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Wednesday, March 22, 2017

BNW- Who Rob Our Traditional Salaries? (aka ROB O. T. S.)

John Maynard Keynes used the term as early as ............, warning: 
"We are being afflicted with a new disease of which some readers may not yet have heard the name, but of which they will hear a great deal in the years to come – namely, technological unemployment.

a) From AE (artcraft evolution) to IR (industrial revolution) took 2000 years1-“engines will free us from that which makes us automata job workers.”  

b)  From IR (industrial revolution) to AIR (artificial intelligence revolution)  takes 300 years
1-“automation frees us from that which makes us feel free.”  2- The nouveau-poor (precariat) will learn to live with less and enjoy all the new digital distractions, while the rich, well, they'll be the new benevolent ruling class'          (N. Carr)

In 1931, Aldous Huxley wrote  Brave New World. a book that has come to symbolise our instinctive reaction to the proposition of a happy pill: Born to run a mill. Another speculative idea slides into this argument—Brave New World echoed a successful factory in which Robots (we could call them Epsilons with Huxley) do all the rut (mechanical) work.


               ............................   is  when .... 

  • your neighbour loses his job. 
  • you lose yours. 
  • you, your neighbour and half the other people in your street lose their jobs too.
   use these:

 Recession   --- Catastrophe   --  Depression

Notions of newsworthiness in a brave new world of automated content producer can lead us to any of these three: 
Automated Insights, Narrative Science, or another system built by IBM Research that can summarize sports events based only on tweets about them - according to the Bureau of Labor Statistics. Younger journalists may have less turf on which to prove themselves “better than a robot.”

SECOND GUESS. Some 1,896 experts responded to the following question:
The economic impact of robotic advances and AI 
Self-driving cars, intelligent digital agents that can act for you, 
and robots are advancing rapidly.
Will networked, automated, artificial intelligence (AI) applications and robotic devices have displaced more jobs than they have created by 2025?

Join the ANSWER:
Some percentage of these experts (......%) envision a future in which  digital agents have displaced significant numbers of both blue- and white-collar workers—with  concerns about  increases in income inequality, unemployable masses of people.
The rest of the percentage of these experts (......%)  expect that technology will not displace more jobs than it creates by 2025.


The race against the machine has begun.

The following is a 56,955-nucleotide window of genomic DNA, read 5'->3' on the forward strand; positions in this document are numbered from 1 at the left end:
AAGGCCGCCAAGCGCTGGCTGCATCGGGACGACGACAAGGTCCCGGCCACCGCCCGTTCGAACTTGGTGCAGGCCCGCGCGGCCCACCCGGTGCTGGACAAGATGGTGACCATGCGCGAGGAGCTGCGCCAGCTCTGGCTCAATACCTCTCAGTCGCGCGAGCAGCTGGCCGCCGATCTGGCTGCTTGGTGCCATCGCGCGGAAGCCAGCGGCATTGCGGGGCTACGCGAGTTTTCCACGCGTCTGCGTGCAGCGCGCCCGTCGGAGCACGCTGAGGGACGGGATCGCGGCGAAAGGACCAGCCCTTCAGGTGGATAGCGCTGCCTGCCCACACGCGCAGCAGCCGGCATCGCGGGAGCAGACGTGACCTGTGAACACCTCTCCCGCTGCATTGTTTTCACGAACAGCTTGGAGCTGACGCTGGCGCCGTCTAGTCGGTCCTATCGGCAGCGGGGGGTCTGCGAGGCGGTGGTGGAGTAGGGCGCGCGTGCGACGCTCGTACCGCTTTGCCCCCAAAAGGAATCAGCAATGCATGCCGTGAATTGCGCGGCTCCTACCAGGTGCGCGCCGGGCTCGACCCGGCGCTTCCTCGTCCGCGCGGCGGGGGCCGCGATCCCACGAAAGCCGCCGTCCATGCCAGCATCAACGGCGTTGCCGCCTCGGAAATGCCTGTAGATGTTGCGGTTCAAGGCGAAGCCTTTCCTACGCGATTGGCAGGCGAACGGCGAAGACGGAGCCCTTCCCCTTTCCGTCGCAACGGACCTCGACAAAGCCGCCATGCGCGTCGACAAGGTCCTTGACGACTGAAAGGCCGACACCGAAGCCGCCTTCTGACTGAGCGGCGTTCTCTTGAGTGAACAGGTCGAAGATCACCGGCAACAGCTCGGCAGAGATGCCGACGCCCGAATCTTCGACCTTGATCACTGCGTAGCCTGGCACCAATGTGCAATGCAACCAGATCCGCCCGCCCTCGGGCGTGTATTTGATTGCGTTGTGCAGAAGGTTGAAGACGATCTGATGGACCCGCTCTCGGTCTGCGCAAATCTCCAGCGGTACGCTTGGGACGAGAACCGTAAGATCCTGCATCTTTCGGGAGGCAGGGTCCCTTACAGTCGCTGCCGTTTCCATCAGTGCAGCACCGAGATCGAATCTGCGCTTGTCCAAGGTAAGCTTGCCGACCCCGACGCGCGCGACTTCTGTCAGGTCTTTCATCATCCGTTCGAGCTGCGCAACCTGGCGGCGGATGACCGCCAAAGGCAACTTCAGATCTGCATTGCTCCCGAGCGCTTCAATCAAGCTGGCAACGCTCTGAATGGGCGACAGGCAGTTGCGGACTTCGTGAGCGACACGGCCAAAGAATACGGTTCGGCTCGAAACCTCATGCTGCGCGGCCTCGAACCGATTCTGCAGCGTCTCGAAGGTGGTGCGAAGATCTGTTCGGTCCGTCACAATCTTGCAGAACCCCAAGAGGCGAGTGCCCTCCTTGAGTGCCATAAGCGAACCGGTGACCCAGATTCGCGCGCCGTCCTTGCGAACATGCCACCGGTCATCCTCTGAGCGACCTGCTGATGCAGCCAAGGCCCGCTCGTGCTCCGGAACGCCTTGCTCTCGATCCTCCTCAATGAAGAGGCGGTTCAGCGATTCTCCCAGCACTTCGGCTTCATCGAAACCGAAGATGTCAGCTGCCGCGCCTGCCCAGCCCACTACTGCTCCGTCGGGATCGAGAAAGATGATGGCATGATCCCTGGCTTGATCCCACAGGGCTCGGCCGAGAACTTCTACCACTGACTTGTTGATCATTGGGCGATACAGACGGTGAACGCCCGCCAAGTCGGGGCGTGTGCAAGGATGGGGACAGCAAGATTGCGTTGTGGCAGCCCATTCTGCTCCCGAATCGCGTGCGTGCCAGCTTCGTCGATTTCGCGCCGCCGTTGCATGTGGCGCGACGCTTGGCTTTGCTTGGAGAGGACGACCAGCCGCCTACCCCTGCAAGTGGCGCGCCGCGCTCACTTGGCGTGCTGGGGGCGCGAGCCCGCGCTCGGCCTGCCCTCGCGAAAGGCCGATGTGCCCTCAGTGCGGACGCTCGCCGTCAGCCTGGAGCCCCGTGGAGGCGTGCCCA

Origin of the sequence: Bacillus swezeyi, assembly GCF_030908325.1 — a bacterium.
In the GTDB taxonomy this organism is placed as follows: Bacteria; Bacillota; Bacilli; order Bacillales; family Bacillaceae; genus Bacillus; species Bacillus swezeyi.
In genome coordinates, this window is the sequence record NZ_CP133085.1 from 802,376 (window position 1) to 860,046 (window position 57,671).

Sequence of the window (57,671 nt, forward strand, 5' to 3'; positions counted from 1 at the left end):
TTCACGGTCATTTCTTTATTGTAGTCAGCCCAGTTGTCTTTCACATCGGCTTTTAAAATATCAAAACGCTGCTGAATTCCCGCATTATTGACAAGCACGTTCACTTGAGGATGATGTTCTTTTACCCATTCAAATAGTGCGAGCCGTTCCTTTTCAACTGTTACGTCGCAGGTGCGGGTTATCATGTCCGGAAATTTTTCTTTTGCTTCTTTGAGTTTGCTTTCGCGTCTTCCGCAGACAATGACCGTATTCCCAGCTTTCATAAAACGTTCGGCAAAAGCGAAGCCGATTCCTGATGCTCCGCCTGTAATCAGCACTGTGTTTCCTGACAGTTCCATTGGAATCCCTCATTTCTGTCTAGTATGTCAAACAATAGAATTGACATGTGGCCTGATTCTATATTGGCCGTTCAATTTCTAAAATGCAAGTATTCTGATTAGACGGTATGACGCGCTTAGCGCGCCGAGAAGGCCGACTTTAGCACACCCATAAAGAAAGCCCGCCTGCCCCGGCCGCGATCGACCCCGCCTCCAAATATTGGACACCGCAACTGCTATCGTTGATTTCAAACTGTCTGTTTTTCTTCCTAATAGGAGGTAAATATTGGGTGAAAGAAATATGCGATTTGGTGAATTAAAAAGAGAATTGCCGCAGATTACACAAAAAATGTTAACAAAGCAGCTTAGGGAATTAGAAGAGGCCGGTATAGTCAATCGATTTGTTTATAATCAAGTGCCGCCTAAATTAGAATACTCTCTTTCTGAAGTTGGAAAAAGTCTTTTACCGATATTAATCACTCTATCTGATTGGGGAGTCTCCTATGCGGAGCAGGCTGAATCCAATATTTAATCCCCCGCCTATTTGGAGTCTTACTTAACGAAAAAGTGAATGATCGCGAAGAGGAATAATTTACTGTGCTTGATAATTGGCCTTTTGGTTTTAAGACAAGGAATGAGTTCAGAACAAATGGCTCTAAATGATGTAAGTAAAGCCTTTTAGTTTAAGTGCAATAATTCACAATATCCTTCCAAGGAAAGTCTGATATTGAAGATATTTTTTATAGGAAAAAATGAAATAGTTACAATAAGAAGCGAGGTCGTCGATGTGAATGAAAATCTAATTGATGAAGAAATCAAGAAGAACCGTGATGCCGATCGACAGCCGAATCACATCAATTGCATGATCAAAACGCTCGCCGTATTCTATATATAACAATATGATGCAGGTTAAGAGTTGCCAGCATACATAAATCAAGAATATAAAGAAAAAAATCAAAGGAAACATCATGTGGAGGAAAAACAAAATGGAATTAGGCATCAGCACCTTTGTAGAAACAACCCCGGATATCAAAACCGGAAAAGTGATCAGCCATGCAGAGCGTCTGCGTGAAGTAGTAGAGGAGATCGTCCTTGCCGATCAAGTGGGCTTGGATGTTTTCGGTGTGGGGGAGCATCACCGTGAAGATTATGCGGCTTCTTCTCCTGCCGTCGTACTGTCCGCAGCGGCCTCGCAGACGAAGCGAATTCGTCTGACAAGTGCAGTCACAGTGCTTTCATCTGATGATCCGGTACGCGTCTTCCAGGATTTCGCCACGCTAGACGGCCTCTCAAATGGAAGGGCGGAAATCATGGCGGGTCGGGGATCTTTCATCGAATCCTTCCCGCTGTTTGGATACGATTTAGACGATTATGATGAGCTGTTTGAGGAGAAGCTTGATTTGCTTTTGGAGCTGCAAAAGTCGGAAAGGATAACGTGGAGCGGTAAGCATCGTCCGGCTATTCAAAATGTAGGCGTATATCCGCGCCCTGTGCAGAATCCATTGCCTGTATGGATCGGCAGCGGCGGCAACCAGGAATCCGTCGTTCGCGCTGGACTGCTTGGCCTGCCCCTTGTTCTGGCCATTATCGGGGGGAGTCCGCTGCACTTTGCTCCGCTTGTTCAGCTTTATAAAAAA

• And we are being OUT of the job market..... (outnumbered, outrun, outgunned and outflanked) by today’s increasingly widespread network of digital devices and algorithms.

  1. Key themes: reasons to be hopeful 

  1. Advances in technology may displace certain types of work, but historically they have been a net creator of jobs.
  2. We will adapt to these changes by inventing entirely new types of work, and by taking advantage of uniquely human capabilities.
  3. Technology will free us from day-to-day drudgery, and allow us to define our relationship with “work” in a more positive and socially beneficial way.
  4. Ultimately, we as a society control our own destiny through the choices we make.
Key themes: reasons to be concerned
  • Impacts from automation have thus far impacted mostly blue-collar employment; the coming wave of innovation threatens to upend white-collar work as well.
  • Certain highly-skilled workers will succeed wildly in this new environment—but far more may be displaced into lower paying service industry jobs at best, or permanent unemployment at worst.
  • Our educational system is not adequately preparing us for work of the future, and our political and economic institutions are poorly equipped to handle these hard choices.


Robots are the way forward
EXAMPLE ONE. LAWYERS.Lawyers, even at the highest level, are vulnerable to the advances of artificial intelligence as Amazon, Google and Facebook focus on ways of replacing humans with robots in all parts of the workplace.

1- Nicholas Carr, author of The Glass Cage, 
'lawyers will be usurped by algorithms - citing Lex Machina software (which predicts the outcome of patent lawsuits) as an early example.'

2- Kevin Kelly, 'senior maverick' at Wired Magazine stated: 
2a) 'You'll be paid in future depending on how well you work with robots.'

2b) 'the main beneficiaries of automation will be those already rich enough to own the technology, leading to a world of billionaires and beggars.'

3- Thomas Friedman notes:
“Average is over,
 is connected to job skills. apparently means that you can’t get a good job anymore if your skill level is only average.'
 4- American economist Tyler Cowen about a brave new world:
'The key divide is between 12% of people who can work effectively with artificially intelligent machines. new elite as a “hyper-meritocracy”, and everyone else 88%.'
5- Andrew Keen adds: 
'for every senior maverick able to work with robots, there will be a legion of teachers, lawyers, accountants and diagnosticians whose "skills" will be increasingly redundant in the age of the intelligent machine.'

The vastly reduced costs to business, say the optimists, will create a boom that will ultimately lead to millions of new jobs — jobs that we can’t even envisage yet. 

May 2013

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